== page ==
One of the issues I face the most when working on my side projects is motivation: it doesn’t last forever and it will plummet when there is no progress. For this reason, it’s crucial to find a stack that makes progress fast and visible. In the last year, I’ve been looking to find a stack with this precise goal in mind. This is what I found to be my favourite and the one that allows for faster progress.
As a designer, it’s fairly easy to understand front-end development, but I still get frustrated when I have to deal with databases, APIs, and servers. I needed a tool to simplify this for me.
Then my attention was caught by Firebase, which takes care of exactly what I needed. Firebase is a Backend-as-a-Service by Google. It gives you a database, a GUI to manage it, and lets you access it through a simple and ready-to-use API with built-in CRUD operations. I don’t have a good experience with developer products by Google, so I opted for an open-source alternative called Supabase. Supabase is quickly catching up on the features offered by Firebase and, in my opinion, offers a way better user experience.
I had already developed my online portfolio using Next.js and I had a very good experience. Next.js is a framework that extends React and sets up your project in a way that works for most projects. For example, it gives a standardized way to take care of both static and dynamic routing.
Vercel is the company behind Next.js, and they also offer hosting that integrates perfectly with Next.js applications. It works very similarly to Netlify, but it enables you to deploy server-side-rendered apps.
As I said, I’m not an expert in backend development, and Vercel does a perfect job by letting me deploy apps without delving into the technicalities.
After being recommended by a lot of people, I put my skepticism aside and gave Tailwind a try. Tailwind is a CSS library that relies on non-semantic classes to style elements. That means instead of having to come up with a name for every element in your page, you can just style them using Tailwind’s predefined classes. There are classes for every CSS property, so you almost never have to create new classes.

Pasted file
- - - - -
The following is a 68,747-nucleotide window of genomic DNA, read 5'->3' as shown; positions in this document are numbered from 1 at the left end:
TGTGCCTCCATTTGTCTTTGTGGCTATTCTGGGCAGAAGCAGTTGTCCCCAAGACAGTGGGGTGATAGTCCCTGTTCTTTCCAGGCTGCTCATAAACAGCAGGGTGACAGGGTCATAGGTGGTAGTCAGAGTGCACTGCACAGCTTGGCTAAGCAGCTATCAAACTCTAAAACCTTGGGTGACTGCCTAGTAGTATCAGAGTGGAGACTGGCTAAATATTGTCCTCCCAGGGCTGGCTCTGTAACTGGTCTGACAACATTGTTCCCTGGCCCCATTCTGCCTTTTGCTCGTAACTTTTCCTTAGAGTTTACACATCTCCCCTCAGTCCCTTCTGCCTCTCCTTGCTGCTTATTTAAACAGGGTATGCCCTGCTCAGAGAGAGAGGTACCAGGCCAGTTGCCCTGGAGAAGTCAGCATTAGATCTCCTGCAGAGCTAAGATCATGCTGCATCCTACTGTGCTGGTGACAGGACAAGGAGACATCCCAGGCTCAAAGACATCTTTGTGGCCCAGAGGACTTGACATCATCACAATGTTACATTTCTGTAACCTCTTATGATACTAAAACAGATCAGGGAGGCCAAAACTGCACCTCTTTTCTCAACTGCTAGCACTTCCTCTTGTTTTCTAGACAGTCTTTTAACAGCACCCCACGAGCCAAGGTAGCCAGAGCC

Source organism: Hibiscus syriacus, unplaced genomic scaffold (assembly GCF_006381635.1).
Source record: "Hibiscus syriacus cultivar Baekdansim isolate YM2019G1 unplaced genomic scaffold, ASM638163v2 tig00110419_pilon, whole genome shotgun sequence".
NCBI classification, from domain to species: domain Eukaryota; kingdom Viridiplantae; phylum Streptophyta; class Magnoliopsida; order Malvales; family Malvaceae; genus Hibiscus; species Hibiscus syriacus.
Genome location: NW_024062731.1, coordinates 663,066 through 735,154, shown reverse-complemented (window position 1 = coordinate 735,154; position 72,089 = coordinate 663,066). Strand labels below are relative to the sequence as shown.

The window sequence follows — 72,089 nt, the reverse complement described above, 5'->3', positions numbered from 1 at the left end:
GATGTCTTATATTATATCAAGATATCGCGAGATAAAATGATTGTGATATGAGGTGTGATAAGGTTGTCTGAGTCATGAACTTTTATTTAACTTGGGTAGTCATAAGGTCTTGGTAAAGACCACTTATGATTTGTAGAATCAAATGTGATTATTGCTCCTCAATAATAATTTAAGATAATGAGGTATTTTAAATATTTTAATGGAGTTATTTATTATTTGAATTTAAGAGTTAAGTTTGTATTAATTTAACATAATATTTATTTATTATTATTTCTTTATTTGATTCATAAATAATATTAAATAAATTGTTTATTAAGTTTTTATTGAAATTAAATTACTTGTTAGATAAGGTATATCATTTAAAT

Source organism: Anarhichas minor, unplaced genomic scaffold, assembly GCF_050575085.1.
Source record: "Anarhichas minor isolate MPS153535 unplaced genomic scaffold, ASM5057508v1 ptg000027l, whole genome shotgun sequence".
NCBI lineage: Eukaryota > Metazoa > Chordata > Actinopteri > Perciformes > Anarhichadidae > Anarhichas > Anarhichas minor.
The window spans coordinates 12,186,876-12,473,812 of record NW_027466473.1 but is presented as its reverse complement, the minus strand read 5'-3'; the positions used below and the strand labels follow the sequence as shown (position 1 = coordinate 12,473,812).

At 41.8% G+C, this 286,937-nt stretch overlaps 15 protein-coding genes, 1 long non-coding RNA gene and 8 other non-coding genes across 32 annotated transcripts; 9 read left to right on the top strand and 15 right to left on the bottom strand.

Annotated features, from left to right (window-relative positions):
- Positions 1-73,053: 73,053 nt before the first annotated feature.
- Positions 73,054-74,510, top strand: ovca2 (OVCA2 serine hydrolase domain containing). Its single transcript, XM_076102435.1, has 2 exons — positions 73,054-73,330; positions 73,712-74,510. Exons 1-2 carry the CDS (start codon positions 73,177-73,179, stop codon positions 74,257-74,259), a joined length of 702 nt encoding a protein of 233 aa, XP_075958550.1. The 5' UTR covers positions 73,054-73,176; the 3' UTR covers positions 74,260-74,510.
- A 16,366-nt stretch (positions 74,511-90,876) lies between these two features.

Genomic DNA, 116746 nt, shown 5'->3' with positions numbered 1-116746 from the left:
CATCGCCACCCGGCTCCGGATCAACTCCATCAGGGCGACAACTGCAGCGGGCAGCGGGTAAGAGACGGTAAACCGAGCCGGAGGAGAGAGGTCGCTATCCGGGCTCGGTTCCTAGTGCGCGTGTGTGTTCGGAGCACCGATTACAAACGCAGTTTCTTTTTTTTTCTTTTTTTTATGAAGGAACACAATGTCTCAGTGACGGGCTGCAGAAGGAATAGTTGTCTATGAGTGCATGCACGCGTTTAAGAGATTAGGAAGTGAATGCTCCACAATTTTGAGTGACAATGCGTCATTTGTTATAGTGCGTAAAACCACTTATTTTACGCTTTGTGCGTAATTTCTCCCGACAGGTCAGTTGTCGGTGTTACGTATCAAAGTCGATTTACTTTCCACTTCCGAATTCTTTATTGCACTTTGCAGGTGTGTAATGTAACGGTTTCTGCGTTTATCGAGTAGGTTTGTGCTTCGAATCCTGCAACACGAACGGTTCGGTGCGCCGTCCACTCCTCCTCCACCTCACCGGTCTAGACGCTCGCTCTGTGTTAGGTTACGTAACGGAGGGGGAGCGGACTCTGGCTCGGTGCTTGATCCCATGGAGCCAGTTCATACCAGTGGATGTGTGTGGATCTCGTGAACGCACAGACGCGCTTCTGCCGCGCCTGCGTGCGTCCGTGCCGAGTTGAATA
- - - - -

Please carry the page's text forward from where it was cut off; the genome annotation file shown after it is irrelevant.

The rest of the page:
I was initially skeptical because it meant I would have to memorize all the class names, which sometimes feel a bit arbitrary. However, the learning curve smooths out very quickly and I was able to speed up my styling by several times. I no longer have to continuously switch between JS and CSS and this helps me stay focused.
One problem with Tailwind is that it will make markup very verbose. One way to go around this is to use CSS Modules, another PostCSS plugin. However, I personally prefer to keep it simple and tolerate a bit of a messier markup.
The blessing of Tailwind is that it’s great for both small projects that need to be developed quickly, and big projects that need to scale.
In conclusion, this stack works perfectly for me because I was familiar with the patterns and technologies behind it. If you’re new to React, using Next.js might be just as hard as it was for me to digest the MVC (Model-View-Controller) pattern used in full-stack frameworks.
Although people usually pay a lot of attention to it, the framework for frontend is actually the least important part. It can be pretty much swapped for any other framework because the rest of the stack is framework-agnostic. Many people prefer to use Vue with Nuxt.js for example.
If you want to give Next.js a try, here’s an example by Vercel with this exact stack, already set up with payments and subscriptions. If not, Supabase has guides and examples for usage with other frameworks. Whatever framework you choose, stick to it and remember that a framework is only as good as the time it saves you.